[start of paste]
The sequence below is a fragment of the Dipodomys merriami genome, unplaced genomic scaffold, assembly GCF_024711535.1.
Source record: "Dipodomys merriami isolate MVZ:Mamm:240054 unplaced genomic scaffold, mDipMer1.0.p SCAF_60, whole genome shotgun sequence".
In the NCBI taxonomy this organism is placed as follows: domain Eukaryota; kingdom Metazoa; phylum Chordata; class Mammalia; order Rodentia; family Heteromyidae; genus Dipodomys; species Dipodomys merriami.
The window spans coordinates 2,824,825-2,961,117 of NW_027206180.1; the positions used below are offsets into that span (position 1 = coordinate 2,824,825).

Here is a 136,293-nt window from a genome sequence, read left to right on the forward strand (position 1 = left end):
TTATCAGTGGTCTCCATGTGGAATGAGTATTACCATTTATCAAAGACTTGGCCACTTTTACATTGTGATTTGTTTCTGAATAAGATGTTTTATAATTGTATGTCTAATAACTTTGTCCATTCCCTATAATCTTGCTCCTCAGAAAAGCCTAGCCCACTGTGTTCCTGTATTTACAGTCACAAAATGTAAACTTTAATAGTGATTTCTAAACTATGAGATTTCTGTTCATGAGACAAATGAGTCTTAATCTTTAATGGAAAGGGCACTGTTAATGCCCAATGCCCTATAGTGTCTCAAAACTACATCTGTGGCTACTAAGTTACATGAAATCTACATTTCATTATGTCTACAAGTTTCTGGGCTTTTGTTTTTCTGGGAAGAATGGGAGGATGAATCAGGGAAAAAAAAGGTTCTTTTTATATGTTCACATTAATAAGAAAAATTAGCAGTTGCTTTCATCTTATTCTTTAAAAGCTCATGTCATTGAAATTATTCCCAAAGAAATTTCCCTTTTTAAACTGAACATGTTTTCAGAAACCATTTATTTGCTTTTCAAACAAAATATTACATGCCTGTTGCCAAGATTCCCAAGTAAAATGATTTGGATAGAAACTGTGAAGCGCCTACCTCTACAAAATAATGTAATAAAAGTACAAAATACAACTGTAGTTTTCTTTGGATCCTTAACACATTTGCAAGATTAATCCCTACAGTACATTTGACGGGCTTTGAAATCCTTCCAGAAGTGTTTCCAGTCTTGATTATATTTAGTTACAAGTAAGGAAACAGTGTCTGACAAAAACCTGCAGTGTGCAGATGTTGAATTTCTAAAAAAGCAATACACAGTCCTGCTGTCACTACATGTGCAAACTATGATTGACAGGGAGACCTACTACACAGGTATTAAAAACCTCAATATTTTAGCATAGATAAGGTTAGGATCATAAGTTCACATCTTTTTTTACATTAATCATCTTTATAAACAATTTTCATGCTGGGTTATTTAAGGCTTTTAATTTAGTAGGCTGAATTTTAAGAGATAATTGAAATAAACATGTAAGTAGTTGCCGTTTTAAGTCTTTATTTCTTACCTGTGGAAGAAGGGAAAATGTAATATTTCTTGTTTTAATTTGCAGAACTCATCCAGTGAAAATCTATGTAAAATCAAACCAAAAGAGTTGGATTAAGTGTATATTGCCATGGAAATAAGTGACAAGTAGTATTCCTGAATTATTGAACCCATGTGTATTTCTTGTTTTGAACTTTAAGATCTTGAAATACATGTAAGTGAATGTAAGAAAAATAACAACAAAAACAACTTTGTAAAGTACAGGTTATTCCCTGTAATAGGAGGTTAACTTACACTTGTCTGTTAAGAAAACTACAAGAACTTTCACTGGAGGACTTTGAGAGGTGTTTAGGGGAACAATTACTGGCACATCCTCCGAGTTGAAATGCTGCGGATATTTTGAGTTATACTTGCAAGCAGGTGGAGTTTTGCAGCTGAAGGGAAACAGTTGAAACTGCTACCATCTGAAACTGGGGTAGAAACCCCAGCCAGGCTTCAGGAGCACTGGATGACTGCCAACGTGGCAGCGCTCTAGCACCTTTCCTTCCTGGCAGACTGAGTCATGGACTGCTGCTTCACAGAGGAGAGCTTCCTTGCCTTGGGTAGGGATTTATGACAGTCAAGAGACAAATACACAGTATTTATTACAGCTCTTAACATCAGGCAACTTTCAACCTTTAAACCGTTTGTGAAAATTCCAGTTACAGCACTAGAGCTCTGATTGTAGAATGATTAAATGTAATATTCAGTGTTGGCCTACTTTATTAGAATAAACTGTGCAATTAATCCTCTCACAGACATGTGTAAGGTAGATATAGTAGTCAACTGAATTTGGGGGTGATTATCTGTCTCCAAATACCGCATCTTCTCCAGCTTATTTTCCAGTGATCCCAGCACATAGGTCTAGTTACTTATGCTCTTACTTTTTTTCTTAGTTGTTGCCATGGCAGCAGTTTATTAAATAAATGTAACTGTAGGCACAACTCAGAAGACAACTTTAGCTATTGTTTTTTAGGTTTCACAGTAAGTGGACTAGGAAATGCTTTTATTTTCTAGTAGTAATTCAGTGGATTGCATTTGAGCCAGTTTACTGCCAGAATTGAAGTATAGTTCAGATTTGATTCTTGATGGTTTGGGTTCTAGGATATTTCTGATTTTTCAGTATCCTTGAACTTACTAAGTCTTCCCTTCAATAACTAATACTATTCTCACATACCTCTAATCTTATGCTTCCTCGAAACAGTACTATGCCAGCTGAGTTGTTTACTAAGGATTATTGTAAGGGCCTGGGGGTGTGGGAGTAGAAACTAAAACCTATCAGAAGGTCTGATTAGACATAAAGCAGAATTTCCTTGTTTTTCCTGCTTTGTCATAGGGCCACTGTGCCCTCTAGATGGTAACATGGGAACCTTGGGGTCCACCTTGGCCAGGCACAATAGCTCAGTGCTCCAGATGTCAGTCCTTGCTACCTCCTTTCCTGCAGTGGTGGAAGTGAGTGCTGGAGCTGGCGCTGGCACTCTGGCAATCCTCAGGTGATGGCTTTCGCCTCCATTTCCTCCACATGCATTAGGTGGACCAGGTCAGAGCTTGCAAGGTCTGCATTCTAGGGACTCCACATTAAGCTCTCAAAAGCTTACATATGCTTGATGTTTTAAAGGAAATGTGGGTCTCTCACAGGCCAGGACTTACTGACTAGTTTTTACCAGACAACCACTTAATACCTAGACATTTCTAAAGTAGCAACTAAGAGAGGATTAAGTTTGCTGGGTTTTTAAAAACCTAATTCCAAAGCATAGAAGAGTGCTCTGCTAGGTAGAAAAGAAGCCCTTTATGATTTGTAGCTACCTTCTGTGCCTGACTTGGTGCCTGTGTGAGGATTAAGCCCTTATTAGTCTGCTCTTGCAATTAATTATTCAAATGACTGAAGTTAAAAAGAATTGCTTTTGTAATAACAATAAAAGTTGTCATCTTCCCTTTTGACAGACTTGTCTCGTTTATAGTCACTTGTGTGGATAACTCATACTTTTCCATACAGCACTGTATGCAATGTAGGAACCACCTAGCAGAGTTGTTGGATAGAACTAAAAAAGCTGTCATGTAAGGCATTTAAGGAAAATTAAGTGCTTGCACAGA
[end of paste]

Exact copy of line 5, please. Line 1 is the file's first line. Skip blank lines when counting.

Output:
Here is a 136,293-nt window from a genome sequence, read left to right on the forward strand (position 1 = left end):